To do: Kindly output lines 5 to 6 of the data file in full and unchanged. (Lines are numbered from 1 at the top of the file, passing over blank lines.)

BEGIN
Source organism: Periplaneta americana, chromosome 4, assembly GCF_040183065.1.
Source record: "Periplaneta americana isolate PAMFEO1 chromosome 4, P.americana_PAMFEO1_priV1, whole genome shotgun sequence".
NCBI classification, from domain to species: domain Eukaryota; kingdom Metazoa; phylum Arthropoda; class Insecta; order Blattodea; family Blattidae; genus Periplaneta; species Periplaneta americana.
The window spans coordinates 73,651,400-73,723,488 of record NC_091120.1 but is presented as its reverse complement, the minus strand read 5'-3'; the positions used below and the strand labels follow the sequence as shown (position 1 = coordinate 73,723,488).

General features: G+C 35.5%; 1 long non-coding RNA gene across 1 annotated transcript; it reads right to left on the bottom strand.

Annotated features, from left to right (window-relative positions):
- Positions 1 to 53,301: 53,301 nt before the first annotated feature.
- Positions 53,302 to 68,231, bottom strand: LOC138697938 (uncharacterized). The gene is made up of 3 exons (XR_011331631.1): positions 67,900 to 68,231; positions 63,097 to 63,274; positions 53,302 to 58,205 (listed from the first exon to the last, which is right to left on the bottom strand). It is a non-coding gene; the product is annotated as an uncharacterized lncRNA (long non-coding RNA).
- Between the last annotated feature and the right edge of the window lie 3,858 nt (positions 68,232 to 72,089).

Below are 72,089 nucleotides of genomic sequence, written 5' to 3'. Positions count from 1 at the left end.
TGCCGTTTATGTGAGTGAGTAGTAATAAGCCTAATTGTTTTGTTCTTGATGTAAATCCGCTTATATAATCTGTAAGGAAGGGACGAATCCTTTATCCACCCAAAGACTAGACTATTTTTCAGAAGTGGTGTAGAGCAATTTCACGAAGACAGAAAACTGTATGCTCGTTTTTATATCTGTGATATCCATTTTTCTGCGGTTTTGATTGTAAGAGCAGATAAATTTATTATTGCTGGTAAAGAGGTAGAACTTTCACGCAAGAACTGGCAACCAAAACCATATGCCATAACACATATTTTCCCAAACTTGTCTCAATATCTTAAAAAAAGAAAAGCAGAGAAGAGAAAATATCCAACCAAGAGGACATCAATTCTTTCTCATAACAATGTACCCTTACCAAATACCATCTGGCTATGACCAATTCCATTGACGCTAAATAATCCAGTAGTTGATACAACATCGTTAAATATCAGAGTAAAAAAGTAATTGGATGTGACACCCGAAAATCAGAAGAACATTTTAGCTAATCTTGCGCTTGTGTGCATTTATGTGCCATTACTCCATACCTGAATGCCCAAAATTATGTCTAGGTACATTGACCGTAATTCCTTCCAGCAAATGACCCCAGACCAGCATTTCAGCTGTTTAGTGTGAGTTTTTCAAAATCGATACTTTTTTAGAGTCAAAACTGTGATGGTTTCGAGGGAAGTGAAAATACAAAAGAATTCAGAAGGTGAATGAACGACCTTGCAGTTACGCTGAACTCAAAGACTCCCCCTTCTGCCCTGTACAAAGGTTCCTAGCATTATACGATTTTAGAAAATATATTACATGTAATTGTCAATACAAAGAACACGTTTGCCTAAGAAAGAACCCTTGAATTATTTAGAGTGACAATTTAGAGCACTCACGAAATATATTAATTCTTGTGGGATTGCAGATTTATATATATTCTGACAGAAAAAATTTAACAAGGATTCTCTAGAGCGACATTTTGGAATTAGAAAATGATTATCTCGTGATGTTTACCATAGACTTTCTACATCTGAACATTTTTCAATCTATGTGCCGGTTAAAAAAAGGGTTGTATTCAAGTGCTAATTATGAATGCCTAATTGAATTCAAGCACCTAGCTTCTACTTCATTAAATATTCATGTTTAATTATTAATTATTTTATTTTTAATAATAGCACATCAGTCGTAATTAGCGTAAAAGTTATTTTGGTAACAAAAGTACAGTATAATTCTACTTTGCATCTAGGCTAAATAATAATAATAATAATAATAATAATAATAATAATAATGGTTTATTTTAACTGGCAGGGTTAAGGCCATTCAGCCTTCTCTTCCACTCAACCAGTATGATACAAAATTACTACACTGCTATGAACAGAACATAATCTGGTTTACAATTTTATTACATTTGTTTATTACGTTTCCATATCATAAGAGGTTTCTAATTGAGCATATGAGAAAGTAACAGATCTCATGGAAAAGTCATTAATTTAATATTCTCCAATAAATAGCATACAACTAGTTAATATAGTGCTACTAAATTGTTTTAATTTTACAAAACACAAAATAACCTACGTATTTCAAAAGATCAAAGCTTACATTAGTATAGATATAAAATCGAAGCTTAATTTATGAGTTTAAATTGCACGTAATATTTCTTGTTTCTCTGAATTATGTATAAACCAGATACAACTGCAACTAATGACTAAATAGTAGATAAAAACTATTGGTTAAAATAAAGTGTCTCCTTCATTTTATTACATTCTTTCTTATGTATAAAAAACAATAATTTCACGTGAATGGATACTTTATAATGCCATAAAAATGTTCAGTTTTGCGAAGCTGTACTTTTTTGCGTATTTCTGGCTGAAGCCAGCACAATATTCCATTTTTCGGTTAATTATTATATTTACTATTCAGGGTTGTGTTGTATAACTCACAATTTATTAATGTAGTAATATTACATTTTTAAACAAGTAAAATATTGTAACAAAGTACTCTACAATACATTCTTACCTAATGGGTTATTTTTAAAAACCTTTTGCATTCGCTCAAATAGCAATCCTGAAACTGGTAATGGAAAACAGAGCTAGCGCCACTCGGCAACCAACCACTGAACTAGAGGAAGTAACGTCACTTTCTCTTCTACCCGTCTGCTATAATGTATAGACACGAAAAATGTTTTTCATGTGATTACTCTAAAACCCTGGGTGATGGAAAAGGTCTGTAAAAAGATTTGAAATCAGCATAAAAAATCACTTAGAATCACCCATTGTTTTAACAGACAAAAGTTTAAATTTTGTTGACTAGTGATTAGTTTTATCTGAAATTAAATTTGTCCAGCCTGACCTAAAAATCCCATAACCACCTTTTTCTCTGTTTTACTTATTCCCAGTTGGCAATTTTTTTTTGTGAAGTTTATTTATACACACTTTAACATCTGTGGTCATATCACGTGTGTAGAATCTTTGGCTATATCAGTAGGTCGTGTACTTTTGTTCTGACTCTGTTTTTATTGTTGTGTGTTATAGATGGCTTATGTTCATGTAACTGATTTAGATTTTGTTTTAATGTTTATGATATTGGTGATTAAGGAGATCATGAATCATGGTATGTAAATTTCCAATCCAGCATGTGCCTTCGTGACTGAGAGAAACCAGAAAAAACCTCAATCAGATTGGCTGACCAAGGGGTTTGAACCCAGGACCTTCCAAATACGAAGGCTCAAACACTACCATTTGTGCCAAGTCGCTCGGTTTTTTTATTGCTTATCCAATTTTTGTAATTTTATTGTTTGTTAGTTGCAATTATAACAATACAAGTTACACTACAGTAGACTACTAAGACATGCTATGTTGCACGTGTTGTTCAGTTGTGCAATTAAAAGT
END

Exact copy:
General features: G+C 35.5%; 1 long non-coding RNA gene across 1 annotated transcript; it reads right to left on the bottom strand.

Annotated features, from left to right (window-relative positions):